Last week I was looking through an old box, searching for letters that Norm and I wrote to each other before we got married. I didn't find the letters but instead found an old journal from 1987. Look below and see my handwriting when I was a ten year old girl living in San Diego. We’d just moved there from Grand Junction, and I talked about missing our cat, about making new friends, going to Disneyland with my dad and my brother. It was really fun to read through this old journal. I'm glad I wrote that stuff down!  In the middle of these memories from 1987, I was also searching for a quote about mothers and their great influence on their kids. And the quote was something like “be there at the crossroads” when your children are coming and going. Turns out that the quote I was searching for also came from the late 80's. A brilliant church leader and prophet, President Ezra Taft Benson, talked to the women and spent time encouraging and reminding us why motherhood is impor

2021 Christmas Card

December 2021  Dear Friends and Family, We love you and and miss y'all that are far away in WA and UT and other places!! This year we skipped our tradition of sending a Thanksgiving card and opted for a virtual Christmas card instead. It saved a ton of stamps and envelopes, but I definitely miss the glitter and sparkle. We hope you can feel our love even through a simple email or blog post. One tradition we couldn't skip was our gratitude tree, where the little leaves are a list of blessings. We are so thankful for God's goodness and mercy every day. Here's the highlight reel:  Cade graduated, made lots of Domino's pizza, read probably a thousand books, and is currently living in Provo, UT as a full-time missionary for The Church of Jesus Christ of Latter-day Saints. He's heading to Helsinki, Finland in January. We are so proud of him and his hard work, we miss him but are excited for his opportunity to learn and serve. Shad spent a zillion hours with Marcus Ban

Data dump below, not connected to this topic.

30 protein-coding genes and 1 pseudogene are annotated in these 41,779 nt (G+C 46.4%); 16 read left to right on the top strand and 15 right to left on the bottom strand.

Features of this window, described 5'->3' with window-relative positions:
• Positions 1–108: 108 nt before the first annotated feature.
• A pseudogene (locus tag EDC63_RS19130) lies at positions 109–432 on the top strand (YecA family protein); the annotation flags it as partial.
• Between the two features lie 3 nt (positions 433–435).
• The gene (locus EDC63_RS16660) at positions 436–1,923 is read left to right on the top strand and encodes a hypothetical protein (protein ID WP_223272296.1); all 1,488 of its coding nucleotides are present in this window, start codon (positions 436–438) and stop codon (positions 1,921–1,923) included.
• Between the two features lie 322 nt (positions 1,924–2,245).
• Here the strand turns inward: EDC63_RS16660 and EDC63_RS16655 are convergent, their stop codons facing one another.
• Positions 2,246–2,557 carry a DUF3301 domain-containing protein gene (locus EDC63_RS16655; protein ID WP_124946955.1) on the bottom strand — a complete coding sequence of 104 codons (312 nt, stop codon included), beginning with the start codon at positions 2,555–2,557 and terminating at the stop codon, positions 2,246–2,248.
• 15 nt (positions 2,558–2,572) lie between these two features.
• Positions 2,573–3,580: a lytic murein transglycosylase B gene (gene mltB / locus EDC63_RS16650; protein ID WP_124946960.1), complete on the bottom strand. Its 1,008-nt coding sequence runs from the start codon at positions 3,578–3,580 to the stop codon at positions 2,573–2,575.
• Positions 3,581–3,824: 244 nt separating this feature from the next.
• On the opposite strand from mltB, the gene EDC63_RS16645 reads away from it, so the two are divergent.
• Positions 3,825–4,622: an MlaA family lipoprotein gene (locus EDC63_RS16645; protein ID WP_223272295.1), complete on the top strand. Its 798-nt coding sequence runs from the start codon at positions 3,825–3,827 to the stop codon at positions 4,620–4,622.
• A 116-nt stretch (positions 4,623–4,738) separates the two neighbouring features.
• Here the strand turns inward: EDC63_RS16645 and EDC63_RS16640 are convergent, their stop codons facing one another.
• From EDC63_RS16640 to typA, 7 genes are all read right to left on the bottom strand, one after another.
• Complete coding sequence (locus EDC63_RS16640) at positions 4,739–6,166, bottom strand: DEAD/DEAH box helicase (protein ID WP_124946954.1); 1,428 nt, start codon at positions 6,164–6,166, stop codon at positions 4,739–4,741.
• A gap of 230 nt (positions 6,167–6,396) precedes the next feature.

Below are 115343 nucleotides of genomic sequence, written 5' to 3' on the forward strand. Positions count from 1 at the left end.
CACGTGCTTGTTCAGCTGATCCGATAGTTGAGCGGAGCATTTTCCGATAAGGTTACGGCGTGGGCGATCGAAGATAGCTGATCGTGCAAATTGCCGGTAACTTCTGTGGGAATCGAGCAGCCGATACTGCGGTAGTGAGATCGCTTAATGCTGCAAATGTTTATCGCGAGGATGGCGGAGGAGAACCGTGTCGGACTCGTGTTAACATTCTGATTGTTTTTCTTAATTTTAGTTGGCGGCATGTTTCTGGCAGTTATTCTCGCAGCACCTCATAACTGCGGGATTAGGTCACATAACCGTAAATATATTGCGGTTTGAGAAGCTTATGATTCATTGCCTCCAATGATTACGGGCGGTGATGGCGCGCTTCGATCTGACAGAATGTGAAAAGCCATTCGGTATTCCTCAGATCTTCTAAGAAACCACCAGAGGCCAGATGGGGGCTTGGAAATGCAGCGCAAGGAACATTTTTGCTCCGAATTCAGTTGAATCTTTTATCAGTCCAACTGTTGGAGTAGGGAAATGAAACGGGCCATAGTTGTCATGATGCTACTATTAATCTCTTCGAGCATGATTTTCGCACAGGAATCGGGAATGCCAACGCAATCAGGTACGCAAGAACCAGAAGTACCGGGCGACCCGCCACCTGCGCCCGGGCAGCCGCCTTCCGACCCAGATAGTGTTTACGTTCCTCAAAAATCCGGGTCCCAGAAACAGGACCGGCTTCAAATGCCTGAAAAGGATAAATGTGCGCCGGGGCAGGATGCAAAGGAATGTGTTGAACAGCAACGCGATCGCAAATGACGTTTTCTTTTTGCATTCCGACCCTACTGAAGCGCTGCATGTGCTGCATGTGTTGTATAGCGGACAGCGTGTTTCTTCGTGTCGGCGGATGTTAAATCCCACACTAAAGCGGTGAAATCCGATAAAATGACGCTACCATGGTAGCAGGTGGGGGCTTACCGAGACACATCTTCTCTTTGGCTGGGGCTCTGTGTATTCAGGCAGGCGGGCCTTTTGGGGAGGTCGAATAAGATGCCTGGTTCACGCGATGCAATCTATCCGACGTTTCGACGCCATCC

Golden Anniversary

My parents recently celebrated their 50th wedding anniversary. CONGRATULATIONS! Fifty years. An anniversary like this is remarkable for a few reasons: to stay together that long, to both be alive and well, and to still like each other after all these years. Let's take a quick trip down memory lane first.  My mom and dad met at a college dance.  When my dad proposed, he was working at a ski area, and she was skiing that day. My dad taught me to ski when I was a girl, and he taught me to love the mountains. My mom taught me to love the ocean. Marriage is a funny thing. In our culture we make a big deal about the wedding and plan expensive parties and receptions. But the real work begins AFTER the ceremony. Anytime my father-in-law talks about attending a "Wedding Deception," I have to laugh and cringe at his dry wit. I learned many great life lessons from my parents through the years. My mom taught me to serve, saying, "You love the people you serve."

Hair and random thoughts from a Brunette